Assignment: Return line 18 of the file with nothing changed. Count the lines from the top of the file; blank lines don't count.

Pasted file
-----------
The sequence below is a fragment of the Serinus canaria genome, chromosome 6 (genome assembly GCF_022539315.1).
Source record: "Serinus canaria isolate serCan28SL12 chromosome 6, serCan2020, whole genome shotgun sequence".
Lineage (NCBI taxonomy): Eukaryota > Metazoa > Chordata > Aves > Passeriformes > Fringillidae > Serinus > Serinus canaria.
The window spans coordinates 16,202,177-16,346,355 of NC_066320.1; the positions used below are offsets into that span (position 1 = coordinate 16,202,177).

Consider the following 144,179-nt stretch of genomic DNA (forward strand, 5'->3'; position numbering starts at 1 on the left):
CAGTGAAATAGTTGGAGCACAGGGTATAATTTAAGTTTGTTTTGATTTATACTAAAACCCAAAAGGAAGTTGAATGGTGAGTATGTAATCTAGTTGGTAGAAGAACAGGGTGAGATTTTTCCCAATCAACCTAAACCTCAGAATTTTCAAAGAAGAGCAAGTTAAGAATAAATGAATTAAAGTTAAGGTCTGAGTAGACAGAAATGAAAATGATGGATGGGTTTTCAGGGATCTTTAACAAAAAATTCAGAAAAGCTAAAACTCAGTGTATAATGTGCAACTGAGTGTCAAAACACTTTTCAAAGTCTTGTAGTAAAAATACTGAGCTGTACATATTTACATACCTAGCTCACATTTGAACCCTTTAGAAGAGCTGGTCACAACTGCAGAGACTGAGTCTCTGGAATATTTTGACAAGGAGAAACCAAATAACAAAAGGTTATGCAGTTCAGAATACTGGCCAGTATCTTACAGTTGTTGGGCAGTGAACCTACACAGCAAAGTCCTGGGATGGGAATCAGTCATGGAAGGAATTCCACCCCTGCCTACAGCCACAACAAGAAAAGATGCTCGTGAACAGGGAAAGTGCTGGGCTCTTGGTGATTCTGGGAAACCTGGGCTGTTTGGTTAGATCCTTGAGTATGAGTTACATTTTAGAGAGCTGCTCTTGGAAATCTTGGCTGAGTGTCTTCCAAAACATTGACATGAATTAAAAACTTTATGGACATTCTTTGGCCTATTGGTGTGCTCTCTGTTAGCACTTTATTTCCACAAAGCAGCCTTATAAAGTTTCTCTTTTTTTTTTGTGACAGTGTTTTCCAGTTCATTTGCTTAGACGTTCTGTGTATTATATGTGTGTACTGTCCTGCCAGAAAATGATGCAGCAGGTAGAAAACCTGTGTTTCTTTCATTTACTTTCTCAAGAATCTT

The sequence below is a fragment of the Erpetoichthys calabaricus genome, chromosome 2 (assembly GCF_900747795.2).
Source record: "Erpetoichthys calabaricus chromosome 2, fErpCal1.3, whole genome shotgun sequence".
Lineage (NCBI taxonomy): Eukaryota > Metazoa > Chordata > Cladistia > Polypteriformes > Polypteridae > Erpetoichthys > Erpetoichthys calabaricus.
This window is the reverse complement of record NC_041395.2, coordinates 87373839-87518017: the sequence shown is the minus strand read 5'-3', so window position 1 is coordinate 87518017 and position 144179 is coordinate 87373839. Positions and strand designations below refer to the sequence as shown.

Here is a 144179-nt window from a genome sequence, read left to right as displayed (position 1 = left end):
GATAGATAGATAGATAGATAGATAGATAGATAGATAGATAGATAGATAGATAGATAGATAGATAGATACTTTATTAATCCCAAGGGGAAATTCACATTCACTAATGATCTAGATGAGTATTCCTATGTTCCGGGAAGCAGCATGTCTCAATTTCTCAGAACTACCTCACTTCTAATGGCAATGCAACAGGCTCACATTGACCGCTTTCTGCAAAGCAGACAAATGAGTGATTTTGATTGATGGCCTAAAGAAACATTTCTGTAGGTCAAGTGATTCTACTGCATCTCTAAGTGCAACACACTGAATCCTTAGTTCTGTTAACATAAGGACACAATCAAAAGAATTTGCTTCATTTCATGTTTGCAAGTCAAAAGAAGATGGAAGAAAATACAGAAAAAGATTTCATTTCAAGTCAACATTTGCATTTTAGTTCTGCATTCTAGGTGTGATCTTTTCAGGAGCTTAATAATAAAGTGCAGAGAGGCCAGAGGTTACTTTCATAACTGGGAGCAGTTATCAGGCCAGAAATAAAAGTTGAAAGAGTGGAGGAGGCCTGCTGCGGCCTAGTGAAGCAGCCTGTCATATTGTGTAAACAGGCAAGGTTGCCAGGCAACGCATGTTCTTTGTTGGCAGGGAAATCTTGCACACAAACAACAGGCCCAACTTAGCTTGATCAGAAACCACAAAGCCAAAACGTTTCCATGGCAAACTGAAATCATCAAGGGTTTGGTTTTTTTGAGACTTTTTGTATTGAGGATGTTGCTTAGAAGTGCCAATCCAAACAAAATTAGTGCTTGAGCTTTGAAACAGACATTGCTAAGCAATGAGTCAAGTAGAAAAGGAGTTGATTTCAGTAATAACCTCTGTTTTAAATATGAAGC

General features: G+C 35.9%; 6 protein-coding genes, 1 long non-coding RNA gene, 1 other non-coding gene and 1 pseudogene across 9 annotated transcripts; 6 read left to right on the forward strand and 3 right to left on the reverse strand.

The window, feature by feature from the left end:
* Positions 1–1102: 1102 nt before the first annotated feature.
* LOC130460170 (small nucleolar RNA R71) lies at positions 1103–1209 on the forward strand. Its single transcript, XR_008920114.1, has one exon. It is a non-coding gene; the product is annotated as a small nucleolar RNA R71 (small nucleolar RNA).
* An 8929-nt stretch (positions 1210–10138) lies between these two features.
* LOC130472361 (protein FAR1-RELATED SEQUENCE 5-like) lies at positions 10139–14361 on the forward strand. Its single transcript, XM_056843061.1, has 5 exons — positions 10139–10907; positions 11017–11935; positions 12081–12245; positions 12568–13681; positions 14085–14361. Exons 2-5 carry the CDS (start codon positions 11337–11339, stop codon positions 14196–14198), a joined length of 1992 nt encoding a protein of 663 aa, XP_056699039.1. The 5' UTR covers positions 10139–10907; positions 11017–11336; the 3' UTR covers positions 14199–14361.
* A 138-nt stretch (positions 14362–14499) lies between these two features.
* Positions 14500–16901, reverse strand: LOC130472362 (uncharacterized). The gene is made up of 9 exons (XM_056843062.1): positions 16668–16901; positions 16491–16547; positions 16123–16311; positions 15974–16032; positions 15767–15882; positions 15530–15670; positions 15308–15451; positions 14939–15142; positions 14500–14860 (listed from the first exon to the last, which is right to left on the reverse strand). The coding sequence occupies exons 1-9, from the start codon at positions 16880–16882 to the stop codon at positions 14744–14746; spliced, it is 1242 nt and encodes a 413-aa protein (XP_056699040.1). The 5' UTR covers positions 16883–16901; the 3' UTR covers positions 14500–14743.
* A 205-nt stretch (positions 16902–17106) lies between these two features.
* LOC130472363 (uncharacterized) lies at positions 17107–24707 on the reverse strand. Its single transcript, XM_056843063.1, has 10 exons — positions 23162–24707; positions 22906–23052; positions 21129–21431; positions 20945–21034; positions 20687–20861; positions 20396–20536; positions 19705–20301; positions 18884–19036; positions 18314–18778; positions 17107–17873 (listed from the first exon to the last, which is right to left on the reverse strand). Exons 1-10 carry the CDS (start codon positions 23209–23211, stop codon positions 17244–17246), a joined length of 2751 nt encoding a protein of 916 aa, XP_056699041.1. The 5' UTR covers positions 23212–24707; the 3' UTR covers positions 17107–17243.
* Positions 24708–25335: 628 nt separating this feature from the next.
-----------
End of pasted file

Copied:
* LOC130472361 (protein FAR1-RELATED SEQUENCE 5-like) lies at positions 10139–14361 on the forward strand. Its single transcript, XM_056843061.1, has 5 exons — positions 10139–10907; positions 11017–11935; positions 12081–12245; positions 12568–13681; positions 14085–14361. Exons 2-5 carry the CDS (start codon positions 11337–11339, stop codon positions 14196–14198), a joined length of 1992 nt encoding a protein of 663 aa, XP_056699039.1. The 5' UTR covers positions 10139–10907; positions 11017–11336; the 3' UTR covers positions 14199–14361.